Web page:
When CohnReznick built and unveiled a state-of-the-art new office space dedicated to innovation in June, it was on a firmer foundation than the concept’s sometimes “squishy” reputation.

The proof is in more than the impressive hardware, however, as the Top 15 Firm’s New York-based innovation lab is an extension of its long-standing vision.

CohnReznick CEO Frank Longobardi in the firm's innovation lab
CohnReznick CEO Frank Longobardi in the firm's innovation lab

“We are really thinking broadly about our people and our clients, and making innovation itself top-of-the-list and paramount — what differentiates CohnReznick,” said Keith Denham, managing principal and national director of CohnReznick Advisory. While Denham said the “lab itself is not the end-all, be-all” in this quest, it was “a big impetus for pushing it forward.”

The construction of the lab “was something that we took to the board in conjunction with the build-out of the new flagship New York office” last fall, Denham continued. “It was our clear belief that our office space couldn’t simply be a place to house our people, but from a standpoint of creating an environment where we were using the best technology and ideas and creating an environment for the biggest challenges and problems clients face — bring them into this environment to solve them in a fraction of the time.”

CohnReznick, No. 11 on Accounting Today’s 2016 Top 100 Firms list with $604 million in revenue, originally designated the lab as a problem-solving environment, which still holds true to its purpose. The firm set up an innovation committee and an application process to join, which drew a couple hundred resumes that the firm narrowed down to 20 committee members.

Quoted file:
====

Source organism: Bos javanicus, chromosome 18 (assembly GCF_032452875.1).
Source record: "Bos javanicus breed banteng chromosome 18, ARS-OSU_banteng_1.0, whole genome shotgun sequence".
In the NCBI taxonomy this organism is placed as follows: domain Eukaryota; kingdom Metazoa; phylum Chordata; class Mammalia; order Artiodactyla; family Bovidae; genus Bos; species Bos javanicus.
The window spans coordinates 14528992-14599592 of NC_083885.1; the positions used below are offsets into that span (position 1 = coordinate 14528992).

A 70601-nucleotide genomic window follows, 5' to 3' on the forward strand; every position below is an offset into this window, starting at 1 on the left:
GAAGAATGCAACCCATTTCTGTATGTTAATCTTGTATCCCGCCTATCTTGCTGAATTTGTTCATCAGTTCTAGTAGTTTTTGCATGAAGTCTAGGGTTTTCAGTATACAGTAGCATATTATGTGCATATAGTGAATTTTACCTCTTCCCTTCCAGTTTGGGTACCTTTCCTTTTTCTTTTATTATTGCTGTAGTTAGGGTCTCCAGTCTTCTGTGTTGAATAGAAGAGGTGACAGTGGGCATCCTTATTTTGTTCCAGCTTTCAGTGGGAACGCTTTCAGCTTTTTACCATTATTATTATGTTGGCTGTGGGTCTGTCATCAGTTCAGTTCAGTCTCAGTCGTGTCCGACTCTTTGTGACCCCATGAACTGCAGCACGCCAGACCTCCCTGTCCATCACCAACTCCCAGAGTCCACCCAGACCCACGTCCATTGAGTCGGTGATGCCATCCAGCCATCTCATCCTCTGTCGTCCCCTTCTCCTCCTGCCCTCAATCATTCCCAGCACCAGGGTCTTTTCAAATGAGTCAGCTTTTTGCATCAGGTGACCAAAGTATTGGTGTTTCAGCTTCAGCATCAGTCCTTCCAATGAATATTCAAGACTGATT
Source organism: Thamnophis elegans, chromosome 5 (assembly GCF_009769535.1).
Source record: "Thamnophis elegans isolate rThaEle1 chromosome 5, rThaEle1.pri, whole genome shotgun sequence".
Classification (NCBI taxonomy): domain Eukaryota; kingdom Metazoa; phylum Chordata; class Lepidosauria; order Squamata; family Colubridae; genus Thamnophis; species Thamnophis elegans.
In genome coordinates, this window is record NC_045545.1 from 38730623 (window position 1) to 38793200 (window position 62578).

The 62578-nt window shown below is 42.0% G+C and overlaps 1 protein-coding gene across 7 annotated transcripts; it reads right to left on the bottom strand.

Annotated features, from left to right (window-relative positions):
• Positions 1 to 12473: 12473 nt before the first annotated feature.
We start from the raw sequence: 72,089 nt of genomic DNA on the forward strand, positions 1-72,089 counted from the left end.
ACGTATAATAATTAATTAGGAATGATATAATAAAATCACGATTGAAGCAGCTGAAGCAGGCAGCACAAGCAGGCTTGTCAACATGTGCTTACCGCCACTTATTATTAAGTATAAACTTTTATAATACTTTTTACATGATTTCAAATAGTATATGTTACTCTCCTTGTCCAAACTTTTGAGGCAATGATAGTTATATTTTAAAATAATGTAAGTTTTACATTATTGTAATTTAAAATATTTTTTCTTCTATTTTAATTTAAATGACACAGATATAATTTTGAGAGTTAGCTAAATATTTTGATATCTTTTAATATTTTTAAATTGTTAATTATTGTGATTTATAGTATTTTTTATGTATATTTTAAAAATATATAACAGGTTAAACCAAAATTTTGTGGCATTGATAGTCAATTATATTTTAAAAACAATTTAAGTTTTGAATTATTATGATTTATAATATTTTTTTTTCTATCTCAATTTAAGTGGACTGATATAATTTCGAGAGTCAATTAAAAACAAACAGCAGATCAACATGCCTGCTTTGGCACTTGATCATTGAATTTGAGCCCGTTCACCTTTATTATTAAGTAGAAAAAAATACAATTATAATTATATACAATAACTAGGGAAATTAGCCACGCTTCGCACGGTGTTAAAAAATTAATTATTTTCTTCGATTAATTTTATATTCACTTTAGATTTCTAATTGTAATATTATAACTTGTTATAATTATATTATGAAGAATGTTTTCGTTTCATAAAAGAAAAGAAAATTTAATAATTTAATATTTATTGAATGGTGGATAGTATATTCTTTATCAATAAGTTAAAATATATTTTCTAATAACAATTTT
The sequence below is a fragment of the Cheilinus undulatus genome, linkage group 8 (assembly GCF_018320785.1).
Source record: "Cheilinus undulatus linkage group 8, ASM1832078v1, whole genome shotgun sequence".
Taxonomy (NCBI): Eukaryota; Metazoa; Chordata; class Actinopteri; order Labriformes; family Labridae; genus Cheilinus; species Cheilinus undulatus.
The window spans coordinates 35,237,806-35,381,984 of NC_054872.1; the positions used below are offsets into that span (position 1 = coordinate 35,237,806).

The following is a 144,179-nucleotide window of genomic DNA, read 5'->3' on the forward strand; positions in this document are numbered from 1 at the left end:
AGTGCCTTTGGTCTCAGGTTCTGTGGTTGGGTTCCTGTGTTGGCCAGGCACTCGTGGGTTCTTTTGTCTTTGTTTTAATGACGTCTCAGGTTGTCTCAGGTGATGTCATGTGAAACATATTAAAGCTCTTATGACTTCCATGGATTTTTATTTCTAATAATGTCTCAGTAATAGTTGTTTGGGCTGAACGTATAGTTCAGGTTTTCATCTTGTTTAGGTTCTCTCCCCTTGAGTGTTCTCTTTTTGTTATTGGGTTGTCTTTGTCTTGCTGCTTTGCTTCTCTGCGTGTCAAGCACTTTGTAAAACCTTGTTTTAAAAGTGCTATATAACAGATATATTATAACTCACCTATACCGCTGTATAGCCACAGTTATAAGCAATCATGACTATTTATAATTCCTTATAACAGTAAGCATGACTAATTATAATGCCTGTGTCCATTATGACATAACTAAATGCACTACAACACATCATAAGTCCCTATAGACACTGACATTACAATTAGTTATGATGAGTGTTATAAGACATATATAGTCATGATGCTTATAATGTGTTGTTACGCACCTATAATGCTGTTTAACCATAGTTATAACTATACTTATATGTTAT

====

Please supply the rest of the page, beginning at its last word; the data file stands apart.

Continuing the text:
“What came out of that is we’ve become more collaborative across the organization, across service lines and geographies,” shared CohnReznick chief executive officer Frank Longobardi. “Innovation is used in a lot of different ways, but how we define innovation, at different levels, is that it’s sometimes incremental, which is okay. People think of innovation sometimes as an investment in the next greatest thing. We love to get breakthrough innovation coming out of this incremental innovation. If you can change something by one or two across several hundred people, it has a huge incremental effect.”

CohnReznick’s Keith Denham (left) and CEO Frank Longobardi utilize the innovation lab’s Bluescape collaborative workspace
CohnReznick’s Keith Denham (left) and CEO Frank Longobardi utilize the innovation lab’s Bluescape collaborative workspace


While the innovation lab is housed in the firm’s Manhattan headquarters, it features technology for CohnReznick’s more than 2,700 employees in 30 offices to collaborate on across different cities and service lines.

At the center of this technology is visual collaborative workspace tool Bluescape, which unifies the firm’s solutions on a digital, “infinite” screen used for creation and collaboration. The workspace spans 12 high-definition, touch-enabled screens covering an entire wall of the lab, but contains more than 18 football-fields-worth of digital space. Blue­scape functions as both a problem-solving and presentation tool that can be accessed and viewed remotely, with integrated Cisco video conferencing tools enhancing the experience for employees logging in remotely.